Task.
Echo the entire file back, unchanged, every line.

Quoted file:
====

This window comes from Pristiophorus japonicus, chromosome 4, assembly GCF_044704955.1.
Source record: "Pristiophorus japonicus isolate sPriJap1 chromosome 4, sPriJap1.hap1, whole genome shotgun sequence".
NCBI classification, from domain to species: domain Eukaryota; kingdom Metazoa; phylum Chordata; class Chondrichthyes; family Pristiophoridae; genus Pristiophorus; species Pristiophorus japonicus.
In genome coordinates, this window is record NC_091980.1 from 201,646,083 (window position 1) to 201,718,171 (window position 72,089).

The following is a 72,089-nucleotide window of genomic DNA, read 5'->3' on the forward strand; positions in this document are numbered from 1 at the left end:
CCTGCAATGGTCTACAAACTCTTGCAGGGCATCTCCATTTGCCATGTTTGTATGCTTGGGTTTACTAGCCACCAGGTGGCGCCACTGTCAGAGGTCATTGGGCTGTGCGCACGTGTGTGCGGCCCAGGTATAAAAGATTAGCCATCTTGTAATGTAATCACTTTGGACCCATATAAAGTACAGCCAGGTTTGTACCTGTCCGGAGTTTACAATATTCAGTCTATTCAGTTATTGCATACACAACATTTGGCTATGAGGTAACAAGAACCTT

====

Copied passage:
This window comes from Pristiophorus japonicus, chromosome 4, assembly GCF_044704955.1.
Source record: "Pristiophorus japonicus isolate sPriJap1 chromosome 4, sPriJap1.hap1, whole genome shotgun sequence".
NCBI classification, from domain to species: domain Eukaryota; kingdom Metazoa; phylum Chordata; class Chondrichthyes; family Pristiophoridae; genus Pristiophorus; species Pristiophorus japonicus.
In genome coordinates, this window is record NC_091980.1 from 201,646,083 (window position 1) to 201,718,171 (window position 72,089).

The following is a 72,089-nucleotide window of genomic DNA, read 5'->3' on the forward strand; positions in this document are numbered from 1 at the left end:
CCTGCAATGGTCTACAAACTCTTGCAGGGCATCTCCATTTGCCATGTTTGTATGCTTGGGTTTACTAGCCACCAGGTGGCGCCACTGTCAGAGGTCATTGGGCTGTGCGCACGTGTGTGCGGCCCAGGTATAAAAGATTAGCCATCTTGTAATGTAATCACTTTGGACCCATATAAAGTACAGCCAGGTTTGTACCTGTCCGGAGTTTACAATATTCAGTCTATTCAGTTATTGCATACACAACATTTGGCTATGAGGTAACAAGAACCTT